Services – you know Austin having been here. East of IH 35 (you know what that means) there are 7 Fire Stations. West of IH 35 there are 20+ Fire Stations. I am sure that is just an accident though and has nothing to do with the expensive houses in Rollingwood, Westlake, Travis Country, Circle C, Barton Creek, Lost Creek and so on. Of course, Austin has a lot of wealthy people and coincidently the overwhelming majority of them live west of IH35. When the government has to build something which no one wants in their neighborhood, I bet you can guess which neighborhood it gets built in.
      I will tell you what the poor don’t get in Texas for their money. They don’t get good public schools, good health care, good public libraries, lots of nice green parks with facilities and playscapes, nice municipal pools, efficient and effective public transportation. All of the existing and potential government services which would be of the most help to the poor are the most poorly funded and the first to go when someone needs to trim the budget. They get Local and State Governments which by and large ignore them and their needs and concerns while those governments pay a great deal of attention and cater to the needs and interests of their better off citizens. The wealthy get access to government and its ability to do things which the poor do not get. The wealthy get considreation for their sensibilites.
      You know, it is one thing to think or opine that the poor are completely responsible for their own situations, but there is a whole new level of wilful blindness involved in pretending that the wealthy don’t get any more from government than anyone else and that no advantage vis a vis the governemnt accrues out of the very fact of being wealthy.

      • montanabill

        Lottery is about the only think I could think of that the rich usually don’t participate in. Think about sales tax. A lower income person may spend 60% of their income on taxable items. So someone making $50,000 will pay sales tax on $30,000 of purchases. I think that is being generous. A high earner will buy a car that costs more than $50,000. I think you will find sales tax is a progressive tax.

        The situation in Austin is exactly opposite of what happens in my town. Poor neighborhoods get the parks, new public schools and library extensions.

        You are right that the well off get access to government. That hasn’t changed since the first type of governments were invented. I have easy access to my congressman. But, I don’t ever try to influence him in any way. I trust his judgement. If I find I can’t trust his judgement, I’ll support someone else. And it is not like he doesn’t vote for stuff I don’t like.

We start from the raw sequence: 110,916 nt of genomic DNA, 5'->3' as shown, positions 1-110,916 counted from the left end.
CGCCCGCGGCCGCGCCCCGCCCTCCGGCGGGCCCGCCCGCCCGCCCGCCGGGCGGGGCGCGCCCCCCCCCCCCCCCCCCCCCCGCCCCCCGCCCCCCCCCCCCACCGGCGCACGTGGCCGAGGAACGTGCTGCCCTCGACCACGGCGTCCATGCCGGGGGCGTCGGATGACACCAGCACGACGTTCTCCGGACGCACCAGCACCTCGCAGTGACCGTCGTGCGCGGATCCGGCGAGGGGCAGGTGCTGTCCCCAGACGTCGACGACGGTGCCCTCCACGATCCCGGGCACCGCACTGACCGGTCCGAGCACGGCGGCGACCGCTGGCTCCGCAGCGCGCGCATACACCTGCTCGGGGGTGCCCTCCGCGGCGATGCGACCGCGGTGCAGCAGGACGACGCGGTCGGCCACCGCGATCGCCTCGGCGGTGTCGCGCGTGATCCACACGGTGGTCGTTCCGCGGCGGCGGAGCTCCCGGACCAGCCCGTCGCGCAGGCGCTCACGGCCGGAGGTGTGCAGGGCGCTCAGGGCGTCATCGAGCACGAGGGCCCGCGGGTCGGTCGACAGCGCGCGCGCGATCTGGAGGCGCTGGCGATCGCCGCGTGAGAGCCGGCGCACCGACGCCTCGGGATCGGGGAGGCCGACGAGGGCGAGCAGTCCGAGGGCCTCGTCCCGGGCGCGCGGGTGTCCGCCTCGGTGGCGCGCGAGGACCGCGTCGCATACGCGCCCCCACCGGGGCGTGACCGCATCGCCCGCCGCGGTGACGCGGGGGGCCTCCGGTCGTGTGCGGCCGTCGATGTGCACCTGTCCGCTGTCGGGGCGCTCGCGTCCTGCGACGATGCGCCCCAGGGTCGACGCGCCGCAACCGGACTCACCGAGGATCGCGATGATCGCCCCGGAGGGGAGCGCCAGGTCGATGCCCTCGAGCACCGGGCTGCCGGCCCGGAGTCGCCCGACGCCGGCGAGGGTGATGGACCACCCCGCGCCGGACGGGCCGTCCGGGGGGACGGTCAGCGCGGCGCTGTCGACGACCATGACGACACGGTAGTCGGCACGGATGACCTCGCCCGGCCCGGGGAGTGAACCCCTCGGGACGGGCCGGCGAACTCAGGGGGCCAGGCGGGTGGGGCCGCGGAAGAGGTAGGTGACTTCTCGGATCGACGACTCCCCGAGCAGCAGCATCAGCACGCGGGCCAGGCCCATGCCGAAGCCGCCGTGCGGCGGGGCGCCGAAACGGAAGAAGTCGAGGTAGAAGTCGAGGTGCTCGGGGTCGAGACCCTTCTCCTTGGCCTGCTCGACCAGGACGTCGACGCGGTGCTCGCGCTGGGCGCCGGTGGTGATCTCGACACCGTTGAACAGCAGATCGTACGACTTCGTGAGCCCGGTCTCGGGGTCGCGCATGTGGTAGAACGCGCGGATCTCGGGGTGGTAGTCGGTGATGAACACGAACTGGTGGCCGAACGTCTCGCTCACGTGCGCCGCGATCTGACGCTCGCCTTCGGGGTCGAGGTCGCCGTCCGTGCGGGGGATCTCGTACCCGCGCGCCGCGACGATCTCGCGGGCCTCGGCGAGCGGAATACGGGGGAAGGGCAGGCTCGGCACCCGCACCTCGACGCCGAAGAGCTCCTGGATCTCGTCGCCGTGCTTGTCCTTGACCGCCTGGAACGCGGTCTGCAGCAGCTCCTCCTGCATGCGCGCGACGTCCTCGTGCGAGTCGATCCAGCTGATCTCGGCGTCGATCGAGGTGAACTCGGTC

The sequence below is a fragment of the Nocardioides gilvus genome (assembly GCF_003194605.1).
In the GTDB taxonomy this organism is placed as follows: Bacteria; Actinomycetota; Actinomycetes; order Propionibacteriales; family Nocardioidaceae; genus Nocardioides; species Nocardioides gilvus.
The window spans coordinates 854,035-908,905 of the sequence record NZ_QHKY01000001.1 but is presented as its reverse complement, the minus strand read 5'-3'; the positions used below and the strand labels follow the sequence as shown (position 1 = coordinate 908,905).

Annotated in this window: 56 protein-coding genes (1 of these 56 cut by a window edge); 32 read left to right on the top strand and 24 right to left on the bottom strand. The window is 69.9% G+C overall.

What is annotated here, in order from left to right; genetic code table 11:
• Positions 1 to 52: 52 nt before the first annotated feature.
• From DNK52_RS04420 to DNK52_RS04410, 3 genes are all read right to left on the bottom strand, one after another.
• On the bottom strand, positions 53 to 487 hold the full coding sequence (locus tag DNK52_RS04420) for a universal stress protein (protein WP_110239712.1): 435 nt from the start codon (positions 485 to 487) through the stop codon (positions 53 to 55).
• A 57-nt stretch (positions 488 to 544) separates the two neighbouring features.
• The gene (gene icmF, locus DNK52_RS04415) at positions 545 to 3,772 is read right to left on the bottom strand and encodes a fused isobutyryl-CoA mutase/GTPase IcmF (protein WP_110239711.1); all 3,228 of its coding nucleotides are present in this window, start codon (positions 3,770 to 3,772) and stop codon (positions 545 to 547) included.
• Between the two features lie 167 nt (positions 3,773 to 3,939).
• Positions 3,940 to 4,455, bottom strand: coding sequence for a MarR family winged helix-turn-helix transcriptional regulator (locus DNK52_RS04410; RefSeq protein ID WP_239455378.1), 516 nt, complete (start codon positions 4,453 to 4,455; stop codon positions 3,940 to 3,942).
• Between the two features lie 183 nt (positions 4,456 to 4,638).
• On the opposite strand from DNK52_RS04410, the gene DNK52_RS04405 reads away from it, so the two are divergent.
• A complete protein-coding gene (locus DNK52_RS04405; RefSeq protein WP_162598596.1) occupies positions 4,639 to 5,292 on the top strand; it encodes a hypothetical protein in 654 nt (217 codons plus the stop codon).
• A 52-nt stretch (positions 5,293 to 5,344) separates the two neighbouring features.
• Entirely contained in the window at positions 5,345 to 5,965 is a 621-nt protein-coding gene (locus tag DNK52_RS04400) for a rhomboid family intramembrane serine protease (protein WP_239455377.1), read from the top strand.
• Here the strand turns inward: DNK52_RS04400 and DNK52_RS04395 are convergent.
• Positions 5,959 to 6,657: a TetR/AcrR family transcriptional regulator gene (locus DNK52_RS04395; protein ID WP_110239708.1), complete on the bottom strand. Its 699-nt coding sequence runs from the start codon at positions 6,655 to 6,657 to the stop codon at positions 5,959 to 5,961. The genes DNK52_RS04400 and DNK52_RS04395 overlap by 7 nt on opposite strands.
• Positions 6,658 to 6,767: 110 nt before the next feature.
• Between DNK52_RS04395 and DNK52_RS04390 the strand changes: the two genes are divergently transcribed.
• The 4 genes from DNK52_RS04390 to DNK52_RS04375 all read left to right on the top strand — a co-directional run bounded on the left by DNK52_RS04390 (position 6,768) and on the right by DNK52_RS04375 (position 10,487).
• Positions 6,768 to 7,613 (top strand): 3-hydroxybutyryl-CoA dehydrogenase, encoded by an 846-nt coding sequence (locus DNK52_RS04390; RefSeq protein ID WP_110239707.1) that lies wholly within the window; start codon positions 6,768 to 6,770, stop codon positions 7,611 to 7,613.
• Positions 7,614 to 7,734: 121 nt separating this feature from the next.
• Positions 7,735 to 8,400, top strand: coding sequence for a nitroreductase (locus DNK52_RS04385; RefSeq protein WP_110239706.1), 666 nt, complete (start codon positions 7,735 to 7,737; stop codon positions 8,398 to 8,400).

However, as I said before, I have walked in everyone’s shoes. The first third of my life, I was poorer than the poor today. The middle third, I was lower middle class to middle, middle class. The last third of my life, I have been upper middle class, to rich, to very rich. If you haven’t walked the walk, you are simply conjecturing what the rest is like.

        • http://profile.yahoo.com/ZJ5BBSQIGTUMERPZFALES6HQNY Bill

          How is a tax that is the same rate for all taxpayers considered progressive. If I buy a $50,00 car and a millionaire buys the same car we pay the same sales tax. Federal Income tax rates are progressive, the marginal rate increase as income increases.

          • montanabill

            That’s right. Why should anyone pay any difference for the same car? It is far more likely the millionaire will buy a car costing twice as much, incurring twice the sales tax. Why should people who are more creative or who work harder to make a better income be punished by a higher tax rate? They even get fewer deductions than you for the same deductible items because of the percentages of AGI that they must meet. Do they get any more government services than you do?

        • awakenaustin

          Oh come on. You don’t try to influence your Congressman to do what is right? You don’t call problems you are aware of to his attention? You don’t tell him what you think about things? What your opinion is? What do you talk about- what the wives have been doing and how the kids are?
          The Lottery would be an additional way of taxing the poor then wouldn’t it.
          Because sales taxes are flat taxes they are regressive. It is not an issue of opinion it is a fact. Regressive taxes impose a greater burden on those with lower incomes. That is a fact also borne out by every study ever conducted of taxing scenarios. No one says otherwise. It is not an accident that Texas and many other States fund their state governments primarily with sales taxes.

          • montanabill

            I know the man. He will do what is right, even if it means voting against his party. I may not agree with his decisions from time to time, but when asked for an explanation, he will give it straight without puffery or sugar coating.

            The lottery IS an additional way of taxing the poor and mostly the poor.